Readers hoping to buy Geneva Finance Limited (NZSE:GFL) for its dividend will need to make their move shortly, as the stock is about to trade ex-dividend. The ex-dividend date occurs one day before the record date which is the day on which shareholders need to be on the company's books in order to receive a dividend. The ex-dividend date is an important date to be aware of as any purchase of the stock made on or after this date might mean a late settlement that doesn't show on the record date. Meaning, you will need to purchase Geneva Finance's shares before the 16th of November to receive the dividend, which will be paid on the 30th of November.
The company's upcoming dividend is NZ$0.013 a share, following on from the last 12 months, when the company distributed a total of NZ$0.037 per share to shareholders. Last year's total dividend payments show that Geneva Finance has a trailing yield of 4.8% on the current share price of NZ$0.78. If you buy this business for its dividend, you should have an idea of whether Geneva Finance's dividend is reliable and sustainable. So we need to check whether the dividend payments are covered, and if earnings are growing.
If a company pays out more in dividends than it earned, then the dividend might become unsustainable - hardly an ideal situation. Fortunately Geneva Finance's payout ratio is modest, at just 44% of profit. Geneva Finance paid a dividend despite reporting negative free cash flow over the last twelve months. This may be due to heavy investment in the business, but this is still suboptimal from a dividend sustainability perspective.
When a company paid out less in dividends than it earned in profit, this generally suggests its dividend is affordable. The lower the % of its profit that it pays out, the greater the margin of safety for the dividend if the business enters a downturn.
Have Earnings And Dividends Been Growing?
Stocks in companies that generate sustainable earnings growth often make the best dividend prospects, as it is easier to lift the dividend when earnings are rising. If earnings decline and the company is forced to cut its dividend, investors could watch the value of their investment go up in smoke. For this reason, we're glad to see Geneva Finance's earnings per share have risen 11% per annum over the last five years.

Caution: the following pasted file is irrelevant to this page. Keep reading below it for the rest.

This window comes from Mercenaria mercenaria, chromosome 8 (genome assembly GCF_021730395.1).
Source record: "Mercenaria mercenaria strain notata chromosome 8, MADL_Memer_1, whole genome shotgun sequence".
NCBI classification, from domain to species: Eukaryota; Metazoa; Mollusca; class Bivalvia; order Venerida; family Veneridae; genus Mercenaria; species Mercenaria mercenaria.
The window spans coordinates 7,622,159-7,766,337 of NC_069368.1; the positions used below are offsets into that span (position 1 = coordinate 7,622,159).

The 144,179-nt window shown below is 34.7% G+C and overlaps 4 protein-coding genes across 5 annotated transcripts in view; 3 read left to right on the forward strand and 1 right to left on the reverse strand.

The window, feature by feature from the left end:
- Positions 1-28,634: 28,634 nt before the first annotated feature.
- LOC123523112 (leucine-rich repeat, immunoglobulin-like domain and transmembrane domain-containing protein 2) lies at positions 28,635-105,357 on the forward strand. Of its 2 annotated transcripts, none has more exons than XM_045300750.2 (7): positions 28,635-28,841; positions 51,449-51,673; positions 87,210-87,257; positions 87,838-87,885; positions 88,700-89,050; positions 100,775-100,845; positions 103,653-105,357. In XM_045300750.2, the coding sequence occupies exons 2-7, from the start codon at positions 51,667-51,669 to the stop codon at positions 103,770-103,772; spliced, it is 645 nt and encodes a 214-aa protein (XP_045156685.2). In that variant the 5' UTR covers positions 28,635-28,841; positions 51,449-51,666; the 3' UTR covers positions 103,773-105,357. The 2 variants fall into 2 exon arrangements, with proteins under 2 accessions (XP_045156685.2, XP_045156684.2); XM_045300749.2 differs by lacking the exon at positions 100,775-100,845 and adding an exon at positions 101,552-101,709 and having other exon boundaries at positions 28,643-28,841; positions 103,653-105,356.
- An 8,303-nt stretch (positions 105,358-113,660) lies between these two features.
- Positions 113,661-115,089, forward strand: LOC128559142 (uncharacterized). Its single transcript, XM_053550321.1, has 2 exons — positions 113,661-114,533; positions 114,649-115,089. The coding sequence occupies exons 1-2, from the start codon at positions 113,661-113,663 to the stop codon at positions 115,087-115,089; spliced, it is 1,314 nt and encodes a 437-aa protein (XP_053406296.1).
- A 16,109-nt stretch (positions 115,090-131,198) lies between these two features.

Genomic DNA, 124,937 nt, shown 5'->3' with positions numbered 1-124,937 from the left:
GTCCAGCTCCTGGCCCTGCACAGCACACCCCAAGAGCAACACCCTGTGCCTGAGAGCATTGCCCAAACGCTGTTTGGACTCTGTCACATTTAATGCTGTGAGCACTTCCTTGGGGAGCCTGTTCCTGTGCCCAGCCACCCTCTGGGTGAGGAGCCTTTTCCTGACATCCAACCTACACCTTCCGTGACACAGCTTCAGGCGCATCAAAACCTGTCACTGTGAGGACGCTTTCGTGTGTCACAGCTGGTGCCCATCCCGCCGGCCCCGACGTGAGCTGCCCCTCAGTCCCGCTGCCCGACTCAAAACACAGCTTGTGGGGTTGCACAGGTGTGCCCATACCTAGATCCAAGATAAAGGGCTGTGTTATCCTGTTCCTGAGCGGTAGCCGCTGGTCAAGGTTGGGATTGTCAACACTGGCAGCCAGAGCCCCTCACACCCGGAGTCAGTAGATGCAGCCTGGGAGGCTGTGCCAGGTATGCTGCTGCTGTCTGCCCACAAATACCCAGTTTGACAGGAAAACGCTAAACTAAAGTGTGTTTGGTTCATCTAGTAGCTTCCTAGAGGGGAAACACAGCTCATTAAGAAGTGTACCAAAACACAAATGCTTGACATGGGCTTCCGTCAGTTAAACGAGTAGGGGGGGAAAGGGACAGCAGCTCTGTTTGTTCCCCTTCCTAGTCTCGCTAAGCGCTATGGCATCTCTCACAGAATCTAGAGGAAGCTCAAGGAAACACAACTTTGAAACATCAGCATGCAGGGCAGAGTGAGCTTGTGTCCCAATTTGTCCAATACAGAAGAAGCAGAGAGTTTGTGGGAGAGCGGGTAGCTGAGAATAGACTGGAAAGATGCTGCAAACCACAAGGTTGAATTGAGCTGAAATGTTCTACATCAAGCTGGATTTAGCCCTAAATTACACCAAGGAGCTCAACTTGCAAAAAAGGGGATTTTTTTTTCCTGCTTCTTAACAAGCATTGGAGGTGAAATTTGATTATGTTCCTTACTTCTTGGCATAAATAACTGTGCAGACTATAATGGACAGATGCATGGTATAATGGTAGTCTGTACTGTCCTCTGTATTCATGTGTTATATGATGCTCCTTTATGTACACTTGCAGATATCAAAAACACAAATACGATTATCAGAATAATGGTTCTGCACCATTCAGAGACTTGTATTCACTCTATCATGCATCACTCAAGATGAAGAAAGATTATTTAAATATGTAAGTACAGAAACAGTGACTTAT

Another key way to measure a company's dividend prospects is by measuring its historical rate of dividend growth. Geneva Finance has delivered 13% dividend growth per year on average over the past five years. It's exciting to see that both earnings and dividends per share have grown rapidly over the past few years.
Is Geneva Finance worth buying for its dividend? When companies are growing rapidly and retaining a majority of the profits within the business, it's usually a sign that reinvesting earnings creates more value than paying dividends to shareholders. Perhaps even more importantly - this can sometimes signal management is focused on the long term future of the business. Overall, Geneva Finance looks like a promising dividend stock in this analysis, and we think it would be worth investigating further.
With that in mind, a critical part of thorough stock research is being aware of any risks that stock currently faces. Be aware that Geneva Finance is showing 3 warning signs in our investment analysis, and 1 of those is concerning...
We wouldn't recommend just buying the first dividend stock you see, though. Here's a list of interesting dividend stocks with a greater than 2% yield and an upcoming dividend.
This article by Simply Wall St is general in nature. We provide commentary based on historical data and analyst forecasts only using an unbiased methodology and our articles are not intended to be financial advice. It does not constitute a recommendation to buy or sell any stock, and does not take account of your objectives, or your financial situation. We aim to bring you long-term focused analysis driven by fundamental data. Note that our analysis may not factor in the latest price-sensitive company announcements or qualitative material. Simply Wall St has no position in any stocks mentioned.
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